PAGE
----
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George Bush made a detour to Anbar Province, Iraq, en route to the upcoming Australian summit. He spoke there encouragingly about the progress achieved by his policies. Anbar is no doubt a success story. In large measure that is because a number of groups previously identified by the U.S. as “the enemy” are no longer viewed as “the enemy.” They remain opposed to the Maliki Government in Baghdad. But they cooperate with U.S. in efforts targeting Salafi organizations. There is certainly good news in Anbar, but this is still a great demonstration of our ability to declare victory simply by redefining expectations.
Still, why the unannounced sudden stop in Iraq? A few explanations. One, Bush announced what the so-called Petraeus Report will tell us. Evidently, the Surge is a success and this will justify a draw-down before the end of the year. So no need for General Petraeus to finish up that report; we know what it will say.
But here’s the news that may be lurking just behind the news. Military commanders urged a draw-down to occur before the commencement of military operations against Iran. Bush is accepting this recommendation only because he has mentally committed to an aerial campaign against Iran. He will therefore follow the general’s advice to get soldiers out of harm’s way, off to positions which are more secure in the event of an Iranian counterattack.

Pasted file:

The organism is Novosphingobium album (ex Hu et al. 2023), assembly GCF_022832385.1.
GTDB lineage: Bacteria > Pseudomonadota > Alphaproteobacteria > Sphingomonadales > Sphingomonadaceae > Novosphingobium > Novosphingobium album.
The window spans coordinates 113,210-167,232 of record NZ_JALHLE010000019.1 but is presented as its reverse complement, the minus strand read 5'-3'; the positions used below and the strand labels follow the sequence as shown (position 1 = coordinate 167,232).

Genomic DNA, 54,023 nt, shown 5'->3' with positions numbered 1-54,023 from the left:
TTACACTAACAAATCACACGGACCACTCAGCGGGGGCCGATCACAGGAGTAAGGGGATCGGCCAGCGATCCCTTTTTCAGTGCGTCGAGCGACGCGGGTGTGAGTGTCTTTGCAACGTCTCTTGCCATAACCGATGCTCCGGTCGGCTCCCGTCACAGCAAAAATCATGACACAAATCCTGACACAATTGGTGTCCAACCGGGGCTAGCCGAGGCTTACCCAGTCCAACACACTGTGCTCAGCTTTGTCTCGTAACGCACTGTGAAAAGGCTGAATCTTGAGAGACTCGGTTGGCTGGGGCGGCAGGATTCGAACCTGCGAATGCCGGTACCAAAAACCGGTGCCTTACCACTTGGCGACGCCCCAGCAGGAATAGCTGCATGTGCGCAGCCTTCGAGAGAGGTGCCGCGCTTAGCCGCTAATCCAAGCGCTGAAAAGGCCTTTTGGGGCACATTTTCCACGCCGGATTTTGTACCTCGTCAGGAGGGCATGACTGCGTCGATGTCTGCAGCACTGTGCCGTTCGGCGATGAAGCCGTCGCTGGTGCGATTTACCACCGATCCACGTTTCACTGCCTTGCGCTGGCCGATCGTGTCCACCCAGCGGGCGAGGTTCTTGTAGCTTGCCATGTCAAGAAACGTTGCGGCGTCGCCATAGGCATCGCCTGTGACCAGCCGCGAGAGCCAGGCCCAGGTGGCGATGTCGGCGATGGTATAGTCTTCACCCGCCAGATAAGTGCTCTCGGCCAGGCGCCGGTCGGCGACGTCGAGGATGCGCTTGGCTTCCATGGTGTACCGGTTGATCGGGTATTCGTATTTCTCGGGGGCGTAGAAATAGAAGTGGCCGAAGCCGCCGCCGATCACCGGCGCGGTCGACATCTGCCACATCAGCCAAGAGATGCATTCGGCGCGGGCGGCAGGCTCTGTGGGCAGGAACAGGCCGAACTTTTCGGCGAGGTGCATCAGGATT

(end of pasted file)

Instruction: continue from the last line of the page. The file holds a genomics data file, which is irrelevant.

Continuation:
Throughout the Gulf area, moves are underway at this moment which are consistent with preparation for an aerial assault on Iran.
And how will the Bush appearance in Anbar be understood inside of the region? Bush aligns himself with Iraq’s Sunni minority, against the Shi’a Government in Baghdad, and in preparation for a massive attack on Shi’a Iran. We’re witnessing the latest dramatic summersault in U.S. policy on Iraq, and most of our brain dead punditry on the Potomac hardly even seem to notice.
Bush and his core White House team have come to a key conclusion. The Iraq War is going very poorly. Time for a new war.
More from Scott Horton:
Conversation — August 5, 2016, 12:08 pm
Sidney Blumenthal on the origins of the Republican Party, the fallout from Clinton’s emails, and his new biography of Abraham Lincoln
Conversation — March 30, 2016, 3:44 pm
Joseph Hickman discusses his new book, The Burn Pits, which tells the story of thousands of U.S. soldiers who, after returning from Iraq and Afghanistan, have developed rare cancers and respiratory diseases.
Number of mine-detecting monkeys erroneously reported to have been given to the United States by Morocco in March:
The Pacific trade winds are weakening as a result of global warming.
In the United States, legislation to repeal the Affordable Care Act was advanced by the House Ways and Means Committee after 18 hours of deliberation, during which time the Republican members of Congress passed around candy.
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"It is an interesting and somewhat macabre parlor game to play at a large gathering of one’s acquaintances: to speculate who in a showdown would go Nazi. By now, I think I know. I have gone through the experience many times—in Germany, in Austria, and in France. I have come to know the types: the born Nazis, the Nazis whom democracy itself has created, the certain-to-be fellow-travelers. And I also know those who never, under any conceivable circumstances, would become Nazis."